All of us do certain things to pull teens in to our ministries? Right?
I guess I could be wrong about that too, but that’s the hunch I’m going to run with.

Maybe before I jump into where I’m going, I will ask if you remember the book “The Purpose-Driven Youth Ministry” by Doug Fields written 15+ years ago? It, like its church counterpart was great for offering strategies to reach out to the unchurched and the churched.

I remember that they used a series of concentric circles to describe the different groups of people that they served. Each circle was labeled either “Core, Crowd, Community, Congregation or Committed” and each of the circle titles did a good job of describing the depth of the involvement and discipleship of those in our youth ministries.

The point that the circles offered to me was to use it as a tool to evaluate if the ministry I lead was pulling students into the center ring, so that they were experiencing deeper levels of discipleship. And if that wasn’t happening, it pointed me to see how perhaps they were staying closer to the fringe.

The reality I believe it led us to, was to think about ways to pull students in farther into their ministries. Right? At least, that’s what I got out of that concept.

It’s a concept that has or had its use and it’s a concept that has its own negatives but that’s not what this post is about.

And that gets me to what I’ve been thinking about…And that is, how do we do this? Is it with some gimmick or is it with the gospel?

Now I’m assuming that all of us share a passion for students to encounter the riches and depths of the gospel and that we all want to do whatever we can to offer them rich meaningful opportunities to be engaged in bible study, teaching times, and the like. So, there really isn’t anything controversial to discuss on that end of the spectrum.

However, I want to ask us a question of when is it appropriate to chase after things that might seem like gimmicks for the sake of our youth ministries and when might it not be appropriate.

Before I do, let me name specifically what I mean by gimmicks.

  • –  using games in ministry
  • –  using our budgets to subsidize events
  • –  all night parties and such

    So that’s the idea, gimmicks would be the things that we do that might seem to be other than the work of the gospel. But, does that mean these gimmicks are bad?

    I want to contend that we walk a delicate line balancing the gimmicks and that the gimmicks are as useful so long as they:

    – Draw students into our communities
    – Create opportunities for students to bond with each other
    – When they assist with students’ finances amongst other reasons.

    (Many more reasons could be offered as well)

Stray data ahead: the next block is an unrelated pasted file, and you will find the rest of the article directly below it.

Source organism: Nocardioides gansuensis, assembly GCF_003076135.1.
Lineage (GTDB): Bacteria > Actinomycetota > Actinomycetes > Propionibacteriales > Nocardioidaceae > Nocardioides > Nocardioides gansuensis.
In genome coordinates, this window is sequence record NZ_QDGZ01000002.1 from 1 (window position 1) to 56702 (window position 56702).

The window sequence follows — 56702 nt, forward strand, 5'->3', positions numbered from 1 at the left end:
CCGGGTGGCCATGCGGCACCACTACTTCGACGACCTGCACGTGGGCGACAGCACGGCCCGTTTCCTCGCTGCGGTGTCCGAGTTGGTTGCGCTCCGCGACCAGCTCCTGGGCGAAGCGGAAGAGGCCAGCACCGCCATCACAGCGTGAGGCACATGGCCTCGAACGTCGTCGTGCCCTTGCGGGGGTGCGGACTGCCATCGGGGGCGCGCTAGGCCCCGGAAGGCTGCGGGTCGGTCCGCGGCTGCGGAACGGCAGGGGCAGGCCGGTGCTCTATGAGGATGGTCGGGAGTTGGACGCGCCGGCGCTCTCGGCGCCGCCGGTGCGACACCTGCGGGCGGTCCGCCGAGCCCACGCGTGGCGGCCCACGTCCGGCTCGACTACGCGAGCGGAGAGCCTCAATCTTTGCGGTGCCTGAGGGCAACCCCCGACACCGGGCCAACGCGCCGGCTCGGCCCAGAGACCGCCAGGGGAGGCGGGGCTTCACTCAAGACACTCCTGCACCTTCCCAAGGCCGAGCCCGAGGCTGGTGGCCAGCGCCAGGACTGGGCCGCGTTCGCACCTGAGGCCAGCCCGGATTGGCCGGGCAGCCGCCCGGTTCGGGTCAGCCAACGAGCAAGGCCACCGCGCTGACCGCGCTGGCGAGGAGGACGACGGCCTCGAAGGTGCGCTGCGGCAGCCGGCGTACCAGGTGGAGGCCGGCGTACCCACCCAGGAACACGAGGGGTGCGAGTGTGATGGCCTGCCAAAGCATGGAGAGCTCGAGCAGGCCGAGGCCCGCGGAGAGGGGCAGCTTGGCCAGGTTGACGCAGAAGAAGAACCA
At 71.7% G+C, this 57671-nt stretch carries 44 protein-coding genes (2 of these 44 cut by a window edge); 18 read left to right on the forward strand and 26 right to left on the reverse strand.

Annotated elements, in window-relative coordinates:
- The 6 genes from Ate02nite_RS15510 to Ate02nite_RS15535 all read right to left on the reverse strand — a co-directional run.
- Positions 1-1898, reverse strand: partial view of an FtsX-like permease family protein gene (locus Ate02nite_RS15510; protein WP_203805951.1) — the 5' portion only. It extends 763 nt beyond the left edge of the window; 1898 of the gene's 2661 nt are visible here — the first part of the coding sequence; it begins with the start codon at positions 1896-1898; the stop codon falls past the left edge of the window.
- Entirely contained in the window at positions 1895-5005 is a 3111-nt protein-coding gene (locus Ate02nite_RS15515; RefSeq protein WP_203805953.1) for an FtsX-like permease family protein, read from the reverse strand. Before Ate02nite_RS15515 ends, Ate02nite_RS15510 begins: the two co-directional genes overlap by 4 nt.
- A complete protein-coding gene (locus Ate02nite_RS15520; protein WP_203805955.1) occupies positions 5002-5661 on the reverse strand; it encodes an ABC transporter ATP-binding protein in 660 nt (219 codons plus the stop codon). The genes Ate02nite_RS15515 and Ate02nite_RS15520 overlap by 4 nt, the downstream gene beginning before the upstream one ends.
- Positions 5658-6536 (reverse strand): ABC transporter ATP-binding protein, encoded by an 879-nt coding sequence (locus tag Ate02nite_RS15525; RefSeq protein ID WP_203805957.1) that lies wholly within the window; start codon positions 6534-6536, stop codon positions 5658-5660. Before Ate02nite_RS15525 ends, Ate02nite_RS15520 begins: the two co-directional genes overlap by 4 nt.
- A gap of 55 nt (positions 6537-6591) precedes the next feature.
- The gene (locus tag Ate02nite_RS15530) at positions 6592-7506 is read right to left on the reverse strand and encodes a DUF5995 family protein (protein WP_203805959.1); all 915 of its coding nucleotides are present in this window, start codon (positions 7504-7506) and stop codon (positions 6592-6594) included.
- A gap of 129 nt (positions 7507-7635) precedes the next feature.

I would also contend that the gimmicks are not healthy for our ministries when we:

    – Depend on them

    – Abuse our financial resources by indulging those monies while sacrificing the ability to have used those monies for meaningful help

    – Build ministries of hype built around them.

    Learning the balance I believe is a huge task for all of us who invest in the lives of students because if our ministries are solely described by the gimmicks, the spiritual fruit of our ministry I believe is going to be less than stellar.

    It is a challenge that I dare you to consider because I believe if we don’t consider this balance we will embarrass the cause of the gospel.

    I would also say that thinking about this should challenge us to desire to do our utmost in presenting the gospel to students. I think that means:

    – Doing as much prep as possible towards all teaching and preaching – Taking as seriously as possible our calling to the gospel
    – Taking as seriously as we are able doctrine and theology

    Now, let me take all this to one conclusion.

    In 1st Corinthians 9, Paul offers us his philosophy of ministry which was to “be all things to all people.” I think that concept frees us up to not be guilty of caving into the traps that the gimmicks can lead us to, but so that these so-called “gimmicks” can be a part of our presentation of the gospel which shows up in our commitment to love teens, to foster them into meaningful community with each other, to enable and encourage their participation and so many other objectives that relate to them experiencing the gospel.

PS – By no means would I contend that I have at any length mastered this task, yet I pursue it as a part of my practice of ministry. I would love to hear your thoughts on this.

Please feel free to contact me at [email protected] or to call me at 507-665- 6393.


Rev. Mark Johannesen is pastor at Word of Life Lutheran Brethren Church in LeSueur, Minnesota.

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